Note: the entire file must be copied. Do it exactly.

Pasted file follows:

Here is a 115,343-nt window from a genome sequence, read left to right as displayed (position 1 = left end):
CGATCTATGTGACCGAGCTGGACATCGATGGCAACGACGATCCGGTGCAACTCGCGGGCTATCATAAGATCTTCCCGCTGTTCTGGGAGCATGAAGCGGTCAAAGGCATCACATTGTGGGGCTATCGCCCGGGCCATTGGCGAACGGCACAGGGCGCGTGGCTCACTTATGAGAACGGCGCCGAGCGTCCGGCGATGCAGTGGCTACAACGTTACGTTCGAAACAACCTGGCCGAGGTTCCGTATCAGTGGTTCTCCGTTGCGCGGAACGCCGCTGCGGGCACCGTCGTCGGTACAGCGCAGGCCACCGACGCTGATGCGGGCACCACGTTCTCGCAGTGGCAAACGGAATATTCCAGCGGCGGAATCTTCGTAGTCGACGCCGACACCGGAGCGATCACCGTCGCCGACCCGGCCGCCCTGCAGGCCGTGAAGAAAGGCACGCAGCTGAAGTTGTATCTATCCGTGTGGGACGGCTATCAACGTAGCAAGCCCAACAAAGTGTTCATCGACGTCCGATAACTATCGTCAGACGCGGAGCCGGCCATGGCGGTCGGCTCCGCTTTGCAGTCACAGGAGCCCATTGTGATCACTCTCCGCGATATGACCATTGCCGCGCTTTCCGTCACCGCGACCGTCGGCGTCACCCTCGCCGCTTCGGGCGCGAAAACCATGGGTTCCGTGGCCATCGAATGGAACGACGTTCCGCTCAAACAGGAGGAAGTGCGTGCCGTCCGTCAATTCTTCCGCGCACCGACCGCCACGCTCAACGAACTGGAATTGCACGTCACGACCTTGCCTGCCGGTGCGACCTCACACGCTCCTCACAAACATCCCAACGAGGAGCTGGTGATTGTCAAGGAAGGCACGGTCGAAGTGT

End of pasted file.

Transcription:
Here is a 115,343-nt window from a genome sequence, read left to right as displayed (position 1 = left end):
CGATCTATGTGACCGAGCTGGACATCGATGGCAACGACGATCCGGTGCAACTCGCGGGCTATCATAAGATCTTCCCGCTGTTCTGGGAGCATGAAGCGGTCAAAGGCATCACATTGTGGGGCTATCGCCCGGGCCATTGGCGAACGGCACAGGGCGCGTGGCTCACTTATGAGAACGGCGCCGAGCGTCCGGCGATGCAGTGGCTACAACGTTACGTTCGAAACAACCTGGCCGAGGTTCCGTATCAGTGGTTCTCCGTTGCGCGGAACGCCGCTGCGGGCACCGTCGTCGGTACAGCGCAGGCCACCGACGCTGATGCGGGCACCACGTTCTCGCAGTGGCAAACGGAATATTCCAGCGGCGGAATCTTCGTAGTCGACGCCGACACCGGAGCGATCACCGTCGCCGACCCGGCCGCCCTGCAGGCCGTGAAGAAAGGCACGCAGCTGAAGTTGTATCTATCCGTGTGGGACGGCTATCAACGTAGCAAGCCCAACAAAGTGTTCATCGACGTCCGATAACTATCGTCAGACGCGGAGCCGGCCATGGCGGTCGGCTCCGCTTTGCAGTCACAGGAGCCCATTGTGATCACTCTCCGCGATATGACCATTGCCGCGCTTTCCGTCACCGCGACCGTCGGCGTCACCCTCGCCGCTTCGGGCGCGAAAACCATGGGTTCCGTGGCCATCGAATGGAACGACGTTCCGCTCAAACAGGAGGAAGTGCGTGCCGTCCGTCAATTCTTCCGCGCACCGACCGCCACGCTCAACGAACTGGAATTGCACGTCACGACCTTGCCTGCCGGTGCGACCTCACACGCTCCTCACAAACATCCCAACGAGGAGCTGGTGATTGTCAAGGAAGGCACGGTCGAAGTGT